This month marks the 145th anniversary of Robert E. Lee’s surrender to Ulysses S. Grant at the Appomattox Courthouse. You don’t have to be a history buff, though, to appreciate the significance of these seminal venues. In ways large and small, they helped determine the course of U.S. history.
Harper’s Ferry, West Virginia (July 1859)
At the stunning convergence of the Potomac and Shenandoah rivers, Harper’s Ferry played a key role in the events leading to the Civil War. Last year marked the 150th anniversary of the raid led by John Brown, a radical abolitionist, to take control of the town and commandeer weapons from the arsenal for the fight against slavery. Brown was later tried and hanged, but historians cite the incident as the spark that ignited the conflict between North and South.
The town, at the crossroads of Maryland, Virginia, and West Virginia, has been restored to its appearance during Brown’s time, and exhibits highlight early American life and Civil War history. Along the cobblestone streets you’ll find costumed interpreters in 19th-century homes and storefronts demonstrating period activities such as candle-dipping and candy-making. Lectures and special tours are offered on weekends. Several hikes meander through the shady mountains that surround the park, passing over stone bridges and past the remains of homes and churches. Leave your car at the Cavalier Heights Visitor Center and take one of the free shuttle buses that depart every 15 minutes. www.nps.gov/hafe.
Fort Sumter, South Carolina (April 1861)
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The first shot of the Civil War was fired at Fort Sumter on April 12, 1861. After a 34-hour battle, Union forces surrendered the fort, which became a symbol of Southern resistance. The Confederacy held it, despite almost continual bombardment, from August 1863 to February 1865. When it was finally evacuated, the fort was a heap of rubble. Today the National Park Service oversees it.
The Fort Sumter Liberty Square Visitor Center, next to the South Carolina Aquarium, contains exhibits on the Civil War. This is a departure point for ferries headed to the island where you find Fort Sumter itself. There are six crossings daily between mid-March and mid-August. The schedule is abbreviated the rest of the year, so call ahead for details. Rangers conduct free guided tours of the fort once you arrive; the fee for the ferry as $15. www.nps.gov/fosu.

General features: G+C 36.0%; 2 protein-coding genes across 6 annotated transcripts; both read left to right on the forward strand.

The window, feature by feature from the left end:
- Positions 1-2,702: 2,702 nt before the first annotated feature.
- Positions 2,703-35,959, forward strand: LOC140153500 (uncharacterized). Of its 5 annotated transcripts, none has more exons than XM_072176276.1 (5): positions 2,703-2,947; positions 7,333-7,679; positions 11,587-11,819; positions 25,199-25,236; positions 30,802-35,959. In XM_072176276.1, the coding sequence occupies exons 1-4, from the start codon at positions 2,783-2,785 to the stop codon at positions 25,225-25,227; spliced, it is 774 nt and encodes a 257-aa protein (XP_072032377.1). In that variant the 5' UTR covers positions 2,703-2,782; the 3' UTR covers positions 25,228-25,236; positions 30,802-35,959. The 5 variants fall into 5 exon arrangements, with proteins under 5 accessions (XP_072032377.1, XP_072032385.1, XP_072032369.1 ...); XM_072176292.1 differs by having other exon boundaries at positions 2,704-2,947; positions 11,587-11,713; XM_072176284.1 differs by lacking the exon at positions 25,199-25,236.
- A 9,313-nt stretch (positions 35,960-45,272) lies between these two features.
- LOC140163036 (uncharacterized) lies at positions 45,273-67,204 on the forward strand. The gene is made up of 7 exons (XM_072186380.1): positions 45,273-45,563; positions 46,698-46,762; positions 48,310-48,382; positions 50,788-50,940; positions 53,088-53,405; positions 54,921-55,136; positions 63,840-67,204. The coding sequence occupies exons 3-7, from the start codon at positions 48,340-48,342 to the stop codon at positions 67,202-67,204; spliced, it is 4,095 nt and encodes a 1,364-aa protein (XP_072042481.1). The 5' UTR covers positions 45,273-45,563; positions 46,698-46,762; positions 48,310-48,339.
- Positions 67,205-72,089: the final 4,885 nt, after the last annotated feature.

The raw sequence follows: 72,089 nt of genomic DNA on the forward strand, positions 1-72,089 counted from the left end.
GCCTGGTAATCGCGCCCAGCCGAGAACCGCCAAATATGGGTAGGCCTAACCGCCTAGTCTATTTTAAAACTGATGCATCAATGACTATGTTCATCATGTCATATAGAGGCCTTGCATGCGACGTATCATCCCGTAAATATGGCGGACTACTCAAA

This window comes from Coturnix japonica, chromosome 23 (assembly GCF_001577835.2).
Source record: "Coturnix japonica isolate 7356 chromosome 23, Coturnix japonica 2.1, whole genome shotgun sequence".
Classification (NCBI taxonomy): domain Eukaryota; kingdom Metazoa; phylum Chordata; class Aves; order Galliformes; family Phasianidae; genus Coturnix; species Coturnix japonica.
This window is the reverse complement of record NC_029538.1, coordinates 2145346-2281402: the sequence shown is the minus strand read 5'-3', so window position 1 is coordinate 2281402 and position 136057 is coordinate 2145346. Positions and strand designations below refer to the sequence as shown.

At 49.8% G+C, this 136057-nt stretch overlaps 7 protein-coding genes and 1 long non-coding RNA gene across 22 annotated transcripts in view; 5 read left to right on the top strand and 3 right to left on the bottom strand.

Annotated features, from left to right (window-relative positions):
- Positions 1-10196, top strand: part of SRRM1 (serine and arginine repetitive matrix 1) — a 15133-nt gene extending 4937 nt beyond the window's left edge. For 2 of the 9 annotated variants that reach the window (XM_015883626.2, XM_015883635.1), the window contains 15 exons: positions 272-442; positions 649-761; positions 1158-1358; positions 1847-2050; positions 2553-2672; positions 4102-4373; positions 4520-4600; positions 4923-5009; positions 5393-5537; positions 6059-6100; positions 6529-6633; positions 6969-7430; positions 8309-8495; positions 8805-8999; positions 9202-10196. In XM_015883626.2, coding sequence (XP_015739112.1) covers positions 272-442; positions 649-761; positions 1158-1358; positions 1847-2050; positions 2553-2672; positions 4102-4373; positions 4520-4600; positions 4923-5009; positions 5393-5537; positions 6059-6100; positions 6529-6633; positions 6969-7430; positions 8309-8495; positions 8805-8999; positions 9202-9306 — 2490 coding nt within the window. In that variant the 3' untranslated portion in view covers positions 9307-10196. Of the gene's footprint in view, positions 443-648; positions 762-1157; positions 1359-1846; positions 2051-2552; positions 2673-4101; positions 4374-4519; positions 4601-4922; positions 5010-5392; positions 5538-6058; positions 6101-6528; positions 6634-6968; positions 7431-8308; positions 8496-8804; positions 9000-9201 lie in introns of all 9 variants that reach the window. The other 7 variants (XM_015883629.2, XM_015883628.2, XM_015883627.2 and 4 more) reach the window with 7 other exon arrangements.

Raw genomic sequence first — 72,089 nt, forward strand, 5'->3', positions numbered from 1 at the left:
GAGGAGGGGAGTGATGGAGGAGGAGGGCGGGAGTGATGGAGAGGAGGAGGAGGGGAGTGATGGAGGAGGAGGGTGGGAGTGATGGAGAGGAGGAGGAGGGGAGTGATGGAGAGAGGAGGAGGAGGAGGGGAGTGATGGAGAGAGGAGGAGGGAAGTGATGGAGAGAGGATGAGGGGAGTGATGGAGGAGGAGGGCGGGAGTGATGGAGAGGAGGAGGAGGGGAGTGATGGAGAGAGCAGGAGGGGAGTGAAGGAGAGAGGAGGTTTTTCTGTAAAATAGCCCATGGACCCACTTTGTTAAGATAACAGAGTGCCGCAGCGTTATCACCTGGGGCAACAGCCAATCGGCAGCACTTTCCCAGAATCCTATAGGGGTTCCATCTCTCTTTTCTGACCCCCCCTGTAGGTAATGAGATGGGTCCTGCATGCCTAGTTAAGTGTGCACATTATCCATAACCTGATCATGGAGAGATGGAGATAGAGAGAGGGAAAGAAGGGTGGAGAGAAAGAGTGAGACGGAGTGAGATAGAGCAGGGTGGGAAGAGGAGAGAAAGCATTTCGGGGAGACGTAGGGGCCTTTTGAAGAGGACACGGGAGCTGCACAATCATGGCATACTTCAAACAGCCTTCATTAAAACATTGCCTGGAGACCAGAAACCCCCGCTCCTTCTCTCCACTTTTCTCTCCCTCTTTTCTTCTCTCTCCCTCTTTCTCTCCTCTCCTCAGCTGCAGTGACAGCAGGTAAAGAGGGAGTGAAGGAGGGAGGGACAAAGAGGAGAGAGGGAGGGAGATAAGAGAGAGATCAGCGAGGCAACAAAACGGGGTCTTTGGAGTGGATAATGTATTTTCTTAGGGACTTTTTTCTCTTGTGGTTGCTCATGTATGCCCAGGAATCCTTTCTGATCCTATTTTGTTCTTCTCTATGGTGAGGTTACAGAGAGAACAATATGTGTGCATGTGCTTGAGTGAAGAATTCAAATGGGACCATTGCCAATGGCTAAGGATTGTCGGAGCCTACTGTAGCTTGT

Manassas/Bull Run, Virginia (July 1861)
The Confederacy won two important victories—in July 1861 and August 1862—at Manassas National Battlefield Park, or Bull Run. General Thomas Jonathan Jackson earned his nickname Stonewall here, when he and his brigade “stood like a stone wall.” When the second battle ended, the Confederacy was at the zenith of its power. Originally farmland, the battlefield bore witness to casualties of nearly 30,000 troops.
The Stone House, used as an aid station during the war, still stands. President Taft led a peaceful reunion of thousands of veterans here in 1911—50 years after the first battle. The “Peace Jubilee” continues to be celebrated at the Manassas courthouse every summer. A self-guided walking or driving tour of the park begins at the visitor center, whose exhibits and audiovisual presentations greatly enhance a visit. www.nps.gov/mana.
Shiloh, Tennessee (April 1862)
Site of one of the Civil War’s grimmest and most pivotal battles, Shiloh National Military Park is the resting place of almost 4,000 soldiers, many unidentified, in the national cemetery. A self-guided auto tour (about 2½ hours) leads you past markers explaining monuments and battle sites. The visitor center runs a 25-minute film explaining the battle’s strategy and has a display of Civil War artifacts. To get to Shiloh from Memphis, head east from Memphis on U.S. 64, then 10 mi south on TN 22. www.nps.gov/shil/.
Antietam, Maryland (September 1862)
Time has returned Antietam National Battlefield, the site of the bloodiest one-day battle of the Civil War, to its tranquil antebellum appearance, with woodlands giving way to sloping cornfields bound by rough-hewn fences. On September 17, 1862, more than 23,000 Union and Confederate troops were killed or wounded here.
An hour-long documentary is shown at the visitor center at noon each day, and there is an exhibit of Civil War artifacts. You can also hike the battlefields with an audio tour or accompanied by a ranger. A recent addition is the Pry House Field Hospital Museum, an extension of Frederick’s National Museum of Civil War Medicine, where a re-creation of an operating room and implements used to care for the wounded are displayed. After the battle, President Abraham Lincoln visited the two-story brick house which served as Union General George B. McClellen’s headquarters during the battle. www.nps.gov/anti.
Fredericksburg, Virginia (December 1862)